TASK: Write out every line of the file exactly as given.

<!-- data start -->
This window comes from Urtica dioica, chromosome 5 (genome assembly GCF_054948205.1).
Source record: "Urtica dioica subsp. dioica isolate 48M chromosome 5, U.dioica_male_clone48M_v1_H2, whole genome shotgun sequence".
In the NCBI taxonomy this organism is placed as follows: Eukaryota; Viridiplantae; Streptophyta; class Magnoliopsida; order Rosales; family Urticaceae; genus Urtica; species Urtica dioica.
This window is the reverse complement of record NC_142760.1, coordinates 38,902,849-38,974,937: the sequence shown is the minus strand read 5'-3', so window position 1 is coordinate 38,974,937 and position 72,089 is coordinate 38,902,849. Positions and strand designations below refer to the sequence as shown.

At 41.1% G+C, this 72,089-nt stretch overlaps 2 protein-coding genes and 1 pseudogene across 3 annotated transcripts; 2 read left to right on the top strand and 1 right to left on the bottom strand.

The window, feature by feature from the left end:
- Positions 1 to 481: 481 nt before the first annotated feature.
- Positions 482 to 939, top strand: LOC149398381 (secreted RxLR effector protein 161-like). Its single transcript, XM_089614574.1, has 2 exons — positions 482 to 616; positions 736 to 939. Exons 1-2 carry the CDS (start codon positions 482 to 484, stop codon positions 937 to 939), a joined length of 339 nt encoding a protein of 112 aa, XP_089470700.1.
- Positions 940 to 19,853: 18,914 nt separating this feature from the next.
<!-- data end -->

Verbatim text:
This window comes from Urtica dioica, chromosome 5 (genome assembly GCF_054948205.1).
Source record: "Urtica dioica subsp. dioica isolate 48M chromosome 5, U.dioica_male_clone48M_v1_H2, whole genome shotgun sequence".
In the NCBI taxonomy this organism is placed as follows: Eukaryota; Viridiplantae; Streptophyta; class Magnoliopsida; order Rosales; family Urticaceae; genus Urtica; species Urtica dioica.
This window is the reverse complement of record NC_142760.1, coordinates 38,902,849-38,974,937: the sequence shown is the minus strand read 5'-3', so window position 1 is coordinate 38,974,937 and position 72,089 is coordinate 38,902,849. Positions and strand designations below refer to the sequence as shown.

At 41.1% G+C, this 72,089-nt stretch overlaps 2 protein-coding genes and 1 pseudogene across 3 annotated transcripts; 2 read left to right on the top strand and 1 right to left on the bottom strand.

The window, feature by feature from the left end:
- Positions 1 to 481: 481 nt before the first annotated feature.
- Positions 482 to 939, top strand: LOC149398381 (secreted RxLR effector protein 161-like). Its single transcript, XM_089614574.1, has 2 exons — positions 482 to 616; positions 736 to 939. Exons 1-2 carry the CDS (start codon positions 482 to 484, stop codon positions 937 to 939), a joined length of 339 nt encoding a protein of 112 aa, XP_089470700.1.
- Positions 940 to 19,853: 18,914 nt separating this feature from the next.